Medication non-adherence is of increasing concern particularly in management of chronic disease. Lifelong anticoagulation is recommended in patients with atrial fibrillation (AF) and those at risk of recurrent venous thromboembolism (VTE). Anticoagulation control with vitamin-K antagonists (VKAs) is assessed according to TTR, with a TTR>65% indicating good control. Research has shown that patients prescribed VKA with a low TTR (<50%), have worse clinical outcomes and their poor control may relate to low medication adherence. In the UK, the National Institute for Health and Care Excellence recommends that those with a TTR<65% should be considered for direct oral anticoagulants (DOAC) therapy. DOACs have been shown to have less inter-patient variability compared to VKA therapy, meaning that they can be prescribed at fixed doses with minimal monitoring and clinic follow-up. Currently little is known about illness perceptions and medicines beliefs in those prescribed long term anticoagulation with a VKA and how these differ amongst patients with good anticoagulation control (TTR>75%) and those with poor anticoagulation control (TTR<50%). Considering both medication beliefs and illness perceptions have been found to be predictive of adherence in other chronic diseases, the impact of these beliefs on adherence to anticoagulants may be significant if patients with poor VKA control are to be switched to a DOAC, as is recommended.
The Switching study comprises a series of studies investigating illness perceptions and medicines beliefs in those prescribed chronic anticoagulation therapy. We report early results from the first sub-study: This sub-study compares patient beliefs in those with TTR<50% to those with TTR>75% prescribed VKA, to determine if illness perceptions and/or medication beliefs are associated with anticoagulation control and adherence with VKA.
Patients were identified and recruited from the DAWN® databases of the two anticoagulation clinics within King's College Hospital (UK). Eligible patients were administered a questionnaire pack comprised of validated instruments; the revised illness perceptions questionnaire (IPQ-R), the beliefs about medicines questionnaire (BMQ) and the anti-clot treatment scale (ACTS), to assess patients beliefs about their illness, their medicines and their anticoagulation related quality of life. Patients with a TTR>75% were mailed the questionnaire packs. Those with TTR<50% were invited to a pharmacist-led clinic to discuss their anticoagulation and were administered the questionnaire at the point of switching to a DOAC. Completed questionnaires were computed and individual sub-scales analysed using non-parametric tests.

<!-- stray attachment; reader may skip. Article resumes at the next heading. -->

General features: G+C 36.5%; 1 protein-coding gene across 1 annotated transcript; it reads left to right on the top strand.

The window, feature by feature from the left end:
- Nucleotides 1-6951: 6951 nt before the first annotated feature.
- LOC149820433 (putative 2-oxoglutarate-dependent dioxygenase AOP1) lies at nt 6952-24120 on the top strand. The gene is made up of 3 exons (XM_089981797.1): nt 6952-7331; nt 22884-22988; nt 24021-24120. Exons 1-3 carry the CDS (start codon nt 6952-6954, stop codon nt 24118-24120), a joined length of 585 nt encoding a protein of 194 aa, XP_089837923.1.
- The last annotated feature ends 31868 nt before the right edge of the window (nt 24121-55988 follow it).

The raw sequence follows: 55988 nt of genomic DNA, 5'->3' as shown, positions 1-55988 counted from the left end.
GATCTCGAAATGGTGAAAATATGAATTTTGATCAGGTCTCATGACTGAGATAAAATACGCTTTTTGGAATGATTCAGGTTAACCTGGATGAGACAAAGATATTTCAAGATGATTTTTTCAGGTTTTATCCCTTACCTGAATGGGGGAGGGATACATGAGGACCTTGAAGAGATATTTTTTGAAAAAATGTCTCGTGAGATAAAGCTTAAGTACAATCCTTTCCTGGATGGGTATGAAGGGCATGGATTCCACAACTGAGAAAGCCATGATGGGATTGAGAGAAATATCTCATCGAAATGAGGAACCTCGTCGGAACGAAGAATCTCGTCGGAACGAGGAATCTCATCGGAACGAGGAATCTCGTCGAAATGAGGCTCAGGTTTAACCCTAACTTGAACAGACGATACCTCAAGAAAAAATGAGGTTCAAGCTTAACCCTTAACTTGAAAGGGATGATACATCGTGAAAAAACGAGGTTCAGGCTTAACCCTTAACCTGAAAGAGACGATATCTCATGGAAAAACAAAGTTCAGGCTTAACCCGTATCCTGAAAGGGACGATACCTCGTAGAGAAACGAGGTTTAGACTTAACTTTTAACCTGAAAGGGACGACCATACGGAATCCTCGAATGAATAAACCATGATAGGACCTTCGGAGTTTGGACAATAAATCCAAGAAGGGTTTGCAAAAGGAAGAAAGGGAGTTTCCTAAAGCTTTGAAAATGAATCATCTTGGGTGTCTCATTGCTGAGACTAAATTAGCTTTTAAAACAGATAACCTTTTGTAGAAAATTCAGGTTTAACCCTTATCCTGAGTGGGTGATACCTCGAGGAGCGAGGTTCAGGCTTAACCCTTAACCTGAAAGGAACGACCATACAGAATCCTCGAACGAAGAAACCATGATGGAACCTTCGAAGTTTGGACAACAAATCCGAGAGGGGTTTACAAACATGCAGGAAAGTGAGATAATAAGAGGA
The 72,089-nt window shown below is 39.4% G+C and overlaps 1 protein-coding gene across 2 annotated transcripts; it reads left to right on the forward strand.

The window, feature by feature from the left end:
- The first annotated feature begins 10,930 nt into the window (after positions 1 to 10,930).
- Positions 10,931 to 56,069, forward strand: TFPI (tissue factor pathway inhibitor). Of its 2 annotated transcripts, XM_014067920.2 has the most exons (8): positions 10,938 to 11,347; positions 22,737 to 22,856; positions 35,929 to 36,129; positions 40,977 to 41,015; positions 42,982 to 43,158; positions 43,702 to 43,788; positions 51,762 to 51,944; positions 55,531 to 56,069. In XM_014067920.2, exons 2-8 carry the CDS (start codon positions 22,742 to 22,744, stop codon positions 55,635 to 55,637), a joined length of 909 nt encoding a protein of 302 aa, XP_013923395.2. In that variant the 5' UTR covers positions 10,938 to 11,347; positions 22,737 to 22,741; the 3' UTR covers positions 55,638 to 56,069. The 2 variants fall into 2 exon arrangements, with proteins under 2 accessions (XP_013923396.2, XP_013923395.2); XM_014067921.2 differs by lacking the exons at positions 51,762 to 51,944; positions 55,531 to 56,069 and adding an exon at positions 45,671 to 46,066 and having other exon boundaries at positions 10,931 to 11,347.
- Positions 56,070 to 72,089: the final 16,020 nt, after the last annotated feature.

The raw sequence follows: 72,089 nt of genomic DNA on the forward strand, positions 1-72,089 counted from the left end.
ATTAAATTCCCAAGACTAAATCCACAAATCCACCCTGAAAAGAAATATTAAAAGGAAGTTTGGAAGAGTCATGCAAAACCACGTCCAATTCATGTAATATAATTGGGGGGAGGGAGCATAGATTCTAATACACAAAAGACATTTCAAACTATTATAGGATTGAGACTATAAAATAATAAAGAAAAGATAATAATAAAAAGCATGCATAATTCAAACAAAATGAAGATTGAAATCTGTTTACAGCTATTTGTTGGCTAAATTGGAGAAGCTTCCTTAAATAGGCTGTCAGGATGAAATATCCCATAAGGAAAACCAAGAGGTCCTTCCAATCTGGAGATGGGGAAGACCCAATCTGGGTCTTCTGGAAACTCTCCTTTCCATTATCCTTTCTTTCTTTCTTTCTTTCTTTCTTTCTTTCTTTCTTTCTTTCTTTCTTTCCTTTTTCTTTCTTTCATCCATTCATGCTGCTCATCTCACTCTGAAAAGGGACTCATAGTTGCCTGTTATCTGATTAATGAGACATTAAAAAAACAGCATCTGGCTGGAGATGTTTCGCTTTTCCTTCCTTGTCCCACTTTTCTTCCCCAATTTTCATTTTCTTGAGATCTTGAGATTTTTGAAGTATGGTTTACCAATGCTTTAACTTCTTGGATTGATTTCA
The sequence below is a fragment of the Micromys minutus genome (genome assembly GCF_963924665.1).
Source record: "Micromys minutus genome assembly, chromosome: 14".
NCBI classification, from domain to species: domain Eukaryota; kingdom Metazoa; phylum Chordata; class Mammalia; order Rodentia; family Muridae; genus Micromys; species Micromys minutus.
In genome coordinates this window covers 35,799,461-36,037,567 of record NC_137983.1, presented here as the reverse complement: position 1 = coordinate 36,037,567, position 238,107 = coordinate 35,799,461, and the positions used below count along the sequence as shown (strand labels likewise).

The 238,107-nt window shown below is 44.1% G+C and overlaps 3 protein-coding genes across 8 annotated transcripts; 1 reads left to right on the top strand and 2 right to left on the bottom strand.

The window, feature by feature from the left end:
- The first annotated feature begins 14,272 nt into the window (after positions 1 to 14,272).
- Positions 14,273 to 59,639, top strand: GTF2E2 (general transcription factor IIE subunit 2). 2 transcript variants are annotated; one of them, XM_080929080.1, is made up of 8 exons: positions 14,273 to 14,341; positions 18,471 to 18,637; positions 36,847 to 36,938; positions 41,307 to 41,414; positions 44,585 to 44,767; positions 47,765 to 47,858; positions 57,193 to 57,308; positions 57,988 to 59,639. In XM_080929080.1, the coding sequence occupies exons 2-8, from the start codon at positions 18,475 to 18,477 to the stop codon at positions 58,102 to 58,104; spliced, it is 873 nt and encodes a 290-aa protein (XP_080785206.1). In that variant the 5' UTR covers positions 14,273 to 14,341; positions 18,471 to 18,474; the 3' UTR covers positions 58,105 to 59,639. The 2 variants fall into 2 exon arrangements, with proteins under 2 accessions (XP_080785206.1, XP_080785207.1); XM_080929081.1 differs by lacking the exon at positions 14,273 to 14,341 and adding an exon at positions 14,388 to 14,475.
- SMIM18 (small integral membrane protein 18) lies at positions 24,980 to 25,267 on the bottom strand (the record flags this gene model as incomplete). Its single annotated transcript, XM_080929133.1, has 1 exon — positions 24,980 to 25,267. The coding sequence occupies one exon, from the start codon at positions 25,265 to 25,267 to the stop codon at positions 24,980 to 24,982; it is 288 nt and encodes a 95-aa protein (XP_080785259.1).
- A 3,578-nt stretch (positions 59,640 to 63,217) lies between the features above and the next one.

To date, 71 patients with TTR>75% and 77 patients with TTR<50% have been recruited. Median age in the TTR>75% group was 73, with 65% diagnosed with AF and 63% were male. Median age in the TTR<50% group was 68, with 73% diagnosed with AF and 66% were male. Patients with TTR>75%, compared to those with TTR<50%, had lower levels of concerns about VKA (p<0.001) and higher perceptions of the necessity of taking it (p=0.005). The <50% TTR group found VKAs more burdensome (p<0.001) but no difference was found between groups regarding benefits of therapy. The TTR<50% group were more likely to perceive their condition as being acute in duration (p=0.012), cyclical in nature (p=0.003) with more severe consequences (p=0.007) and experienced greater emotional distress relating to their condition (p=0.004). Post-hoc analysis according to indication revealed differences in beliefs between the two groups was driven by the AF cohort. Furthermore, AF patients with TTR<50% were more likely to believe medicines were overused (p=0.027) and harmful (p=0.029) whilst being less likely to believe VKAs are beneficial (p=0.048) with less coherent beliefs regarding their illness (p=0.042) compared to the TTR>75% group.
Our early results demonstrate that AF patients with good INR control have a distinct pattern of beliefs compared to those with poor control. This provides scope for anticoagulation services to target specific beliefs in those with poor anticoagulation control to improve adherence in those requiring long-term anticoagulation in AF. This is of particular importance if this sub-set of patients is likely to be prescribed DOACs where patients are not routinely engaged by services.
Patel:Bayer plc: Research Funding. Arya:Bayer plc: Research Funding. Auyeung:Bayer PLC: Research Funding.
Asterisk with author names denotes non-ASH members.
This icon denotes a clinically relevant abstract